Tag - Steve Jobs
We're halfway through our year-long history celebrating Apple's 40th anniversary, and we've reached a milestone for the entire computer industry. These days, that really means a milestone for the world -- and yet, it's one that is barely remembered, hardly celebrated, and when you know what it is, our perspective from all these years later actually makes it hard to really comprehend how monumental it is.
Editor's note: We are running a selection of some of our favorite -- best, oddest, warmest -- stories from the past few years of the site, starting with this one: arguably the most personal story we ever covered. I wrote this with tears in my eyes. Personally, I think his Stanford Commencement Address (seen below) -- and the follow-up articles we ran with so many quotes from those who knew and admired him (here, here, here, and here) -- are the best tributes to the impact he had on us all.
Next week's Worldwide Developer Conference is not exactly Apple's first WWDC: it's actually the 33rd. In the latest MacNN One More Thing podcast, host William Gallagher takes you through the history of this event as it grew into the compelling form we know today. You'll hear the famous moments we remember, the less-famous ones Apple would have us forget, and you will step into Steve Jobs's reality distortion field.
It's one of the most famous moments in Apple history: the time when John Sculley fired co-founder Steve Jobs. Only, when you examine the company's four decades in a week-by-week slice, you learn that it was more complicated than that -- and now you also see that it wasn't a moment, it wasn't a single event. There wasn't one event, but just as there has to be a start to everything, it's this week that sees the start of the end.
In a recent commencement speech given to the University of Southern California, Oracle Chairman and CTO Larry Ellison passed on a lesson he learned from Apple co-founder and former CEO Steve Jobs about wealth and money. The anecdote came among other life lessons and advice Ellison passed on to the graduates, but the tale involving Jobs took place, according to Ellison, in 1995 -- as the two men watched Apple's rapid decline, and thought about ways to save the company.
As part of a profile on Apple's various health-based initiatives, Time magazine writer Tim Bajarin says -- based on conversations with Apple executives involved in the Apple Watch and other projects -- that Steve Jobs' own journey through the US healthcare system prompted a directive from Jobs to help develop healthcare solutions, which led indirectly to initiatives, such as the Apple Watch and ResearchKit, that were created after his death in 2011.
There is something about examining the events of a single week across Apple's four decades that really illuminates how much this company has done. It's as if watching year-by-year, you get inured to Apple's rises and falls, yet comparing specific weeks is like seeing a Before and After picture. Even in this comparatively quiet week of May 7 through 13, the few events are striking for how impossible it seems to be happening to the same company.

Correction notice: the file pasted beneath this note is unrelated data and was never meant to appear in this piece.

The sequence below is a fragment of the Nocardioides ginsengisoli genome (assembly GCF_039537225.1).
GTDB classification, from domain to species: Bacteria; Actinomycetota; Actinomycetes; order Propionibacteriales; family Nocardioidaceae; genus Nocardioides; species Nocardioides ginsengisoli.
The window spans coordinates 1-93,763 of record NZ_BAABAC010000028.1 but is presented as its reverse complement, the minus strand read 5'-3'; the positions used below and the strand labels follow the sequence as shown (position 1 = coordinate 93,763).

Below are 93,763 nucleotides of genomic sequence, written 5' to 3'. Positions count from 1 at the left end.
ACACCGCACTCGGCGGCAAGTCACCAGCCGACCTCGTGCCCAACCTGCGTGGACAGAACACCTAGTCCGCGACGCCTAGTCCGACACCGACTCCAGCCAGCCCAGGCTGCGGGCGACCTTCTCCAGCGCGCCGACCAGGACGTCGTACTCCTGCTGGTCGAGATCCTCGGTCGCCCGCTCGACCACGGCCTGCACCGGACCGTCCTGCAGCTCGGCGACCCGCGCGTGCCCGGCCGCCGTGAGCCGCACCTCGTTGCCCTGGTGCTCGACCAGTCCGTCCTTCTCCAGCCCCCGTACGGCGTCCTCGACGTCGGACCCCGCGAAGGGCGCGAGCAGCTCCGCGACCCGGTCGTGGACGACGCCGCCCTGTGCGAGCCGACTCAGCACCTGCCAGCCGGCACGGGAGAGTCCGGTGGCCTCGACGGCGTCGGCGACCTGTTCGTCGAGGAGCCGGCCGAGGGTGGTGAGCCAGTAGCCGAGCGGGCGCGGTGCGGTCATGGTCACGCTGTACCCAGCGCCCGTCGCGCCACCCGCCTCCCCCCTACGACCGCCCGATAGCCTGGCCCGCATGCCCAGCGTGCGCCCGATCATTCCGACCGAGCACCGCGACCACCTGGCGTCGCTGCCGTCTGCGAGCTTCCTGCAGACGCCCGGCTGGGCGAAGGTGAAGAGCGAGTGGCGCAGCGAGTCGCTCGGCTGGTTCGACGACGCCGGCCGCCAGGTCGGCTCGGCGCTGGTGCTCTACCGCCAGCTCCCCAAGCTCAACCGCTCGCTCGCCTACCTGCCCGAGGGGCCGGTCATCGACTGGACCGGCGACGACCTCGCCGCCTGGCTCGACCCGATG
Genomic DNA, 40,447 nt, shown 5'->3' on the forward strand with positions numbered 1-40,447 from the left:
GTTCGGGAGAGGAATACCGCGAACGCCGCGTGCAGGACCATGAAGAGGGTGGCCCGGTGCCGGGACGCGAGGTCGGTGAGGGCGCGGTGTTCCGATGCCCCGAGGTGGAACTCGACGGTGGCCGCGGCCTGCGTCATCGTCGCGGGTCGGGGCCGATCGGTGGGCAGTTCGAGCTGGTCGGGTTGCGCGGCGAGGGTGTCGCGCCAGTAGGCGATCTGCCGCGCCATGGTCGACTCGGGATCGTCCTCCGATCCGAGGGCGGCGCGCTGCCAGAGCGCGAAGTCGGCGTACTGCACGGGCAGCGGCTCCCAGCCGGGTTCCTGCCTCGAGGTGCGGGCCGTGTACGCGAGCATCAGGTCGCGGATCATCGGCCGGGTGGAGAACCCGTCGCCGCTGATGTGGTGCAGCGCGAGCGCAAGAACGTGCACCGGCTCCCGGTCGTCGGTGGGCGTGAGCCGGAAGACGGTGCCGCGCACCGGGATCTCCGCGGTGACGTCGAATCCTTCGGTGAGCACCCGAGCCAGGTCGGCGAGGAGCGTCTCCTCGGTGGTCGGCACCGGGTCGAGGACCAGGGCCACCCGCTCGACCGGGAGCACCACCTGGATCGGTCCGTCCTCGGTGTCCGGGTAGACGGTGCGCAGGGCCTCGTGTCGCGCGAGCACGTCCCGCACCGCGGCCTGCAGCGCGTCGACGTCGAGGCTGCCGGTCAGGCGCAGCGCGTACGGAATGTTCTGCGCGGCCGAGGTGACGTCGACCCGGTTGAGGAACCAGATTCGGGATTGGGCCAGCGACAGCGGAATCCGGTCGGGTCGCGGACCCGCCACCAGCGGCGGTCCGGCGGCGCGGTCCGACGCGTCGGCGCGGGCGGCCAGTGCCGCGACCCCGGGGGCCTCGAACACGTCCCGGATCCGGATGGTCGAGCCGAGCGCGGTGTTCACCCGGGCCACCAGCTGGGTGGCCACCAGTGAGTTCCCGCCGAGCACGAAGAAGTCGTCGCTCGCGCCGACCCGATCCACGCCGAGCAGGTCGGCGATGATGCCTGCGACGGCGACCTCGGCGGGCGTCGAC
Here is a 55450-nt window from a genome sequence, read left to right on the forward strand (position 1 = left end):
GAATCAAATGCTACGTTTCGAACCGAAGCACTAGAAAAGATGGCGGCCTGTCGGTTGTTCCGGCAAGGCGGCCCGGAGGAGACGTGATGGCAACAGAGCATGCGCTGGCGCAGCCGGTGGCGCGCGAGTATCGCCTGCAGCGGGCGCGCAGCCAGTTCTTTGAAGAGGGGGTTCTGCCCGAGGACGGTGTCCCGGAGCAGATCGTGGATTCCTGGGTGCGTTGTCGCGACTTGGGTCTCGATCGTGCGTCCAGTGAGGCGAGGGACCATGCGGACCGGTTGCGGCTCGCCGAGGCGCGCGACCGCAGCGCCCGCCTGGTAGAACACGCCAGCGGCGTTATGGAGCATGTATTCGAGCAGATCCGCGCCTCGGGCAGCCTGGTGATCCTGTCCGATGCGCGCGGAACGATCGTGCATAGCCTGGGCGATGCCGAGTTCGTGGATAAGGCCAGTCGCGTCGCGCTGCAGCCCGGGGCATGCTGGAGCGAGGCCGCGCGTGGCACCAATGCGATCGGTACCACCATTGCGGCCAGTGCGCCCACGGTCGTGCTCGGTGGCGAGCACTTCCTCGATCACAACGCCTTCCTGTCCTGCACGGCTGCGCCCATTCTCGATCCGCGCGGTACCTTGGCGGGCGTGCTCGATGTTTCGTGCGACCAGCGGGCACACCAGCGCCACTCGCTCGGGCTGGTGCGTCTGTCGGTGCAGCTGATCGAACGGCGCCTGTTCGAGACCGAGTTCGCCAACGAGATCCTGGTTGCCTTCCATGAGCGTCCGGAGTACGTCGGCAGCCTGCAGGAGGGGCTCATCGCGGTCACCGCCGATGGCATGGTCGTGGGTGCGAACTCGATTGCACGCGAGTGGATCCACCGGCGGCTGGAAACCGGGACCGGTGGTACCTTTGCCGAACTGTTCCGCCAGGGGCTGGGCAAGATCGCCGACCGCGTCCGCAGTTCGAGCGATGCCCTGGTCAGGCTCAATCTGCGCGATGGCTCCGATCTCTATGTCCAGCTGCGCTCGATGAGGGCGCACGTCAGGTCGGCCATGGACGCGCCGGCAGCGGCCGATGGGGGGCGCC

What do you do when you have a lot of (relatively) bad news to tell stock analysts and investors? What Steve Jobs would have done, and exactly what Apple CEO Tim Cook did: "Ac-cent-u-ate the positive" (to borrow the title of a hit song from 1944). In truth, there is genuinely some good as well as bad in Apple's financial report: the company is still selling tons of iPhones, Macs are selling better as the rest of the PC industry takes a nosedive, and Cook noted that the June quarter's iPad sales are likely to be the best in a couple of years, so that's all highlights. There is un-spinnable lowlights too, but are things as gloomy as they seem?
Stop me if you've heard this before: Apple releases a computer. "Fans" flip out, because the computer doesn't have everything that they wanted to see in the new version. Enthusiast forums light up with complaints, claiming that Apple is doomed because of this, that the company isn't listening, or that this never would have happened if Steve Jobs was still alive. While there is a nugget of truth from a certain point of view in the statements, the core behind the fan arguments are demonstrably wrong. Let's cover them one at a time, shall we?
Bill Campbell, a former football coach at Columbia University that worked in key positions at Apple, Claris, and other tech firms -- including running Intuit for four years -- and previous Apple Board member, has died at the age of 75. Campbell first joined Apple as a VP of Marketing under CEO John Sculley, and rose up the ranks to become the head of Claris' software division back when it was more formally a part of Apple. He returned to Apple in 1997 along with Steve Jobs, and served as a director on Apple's board until 2014, when he retired from the post. He continued to serve as Chairman of the Board of Intuit, where he had served as CEO from 1994-1998, until this past January. He died on Monday following a "long battle," with cancer, according to reports.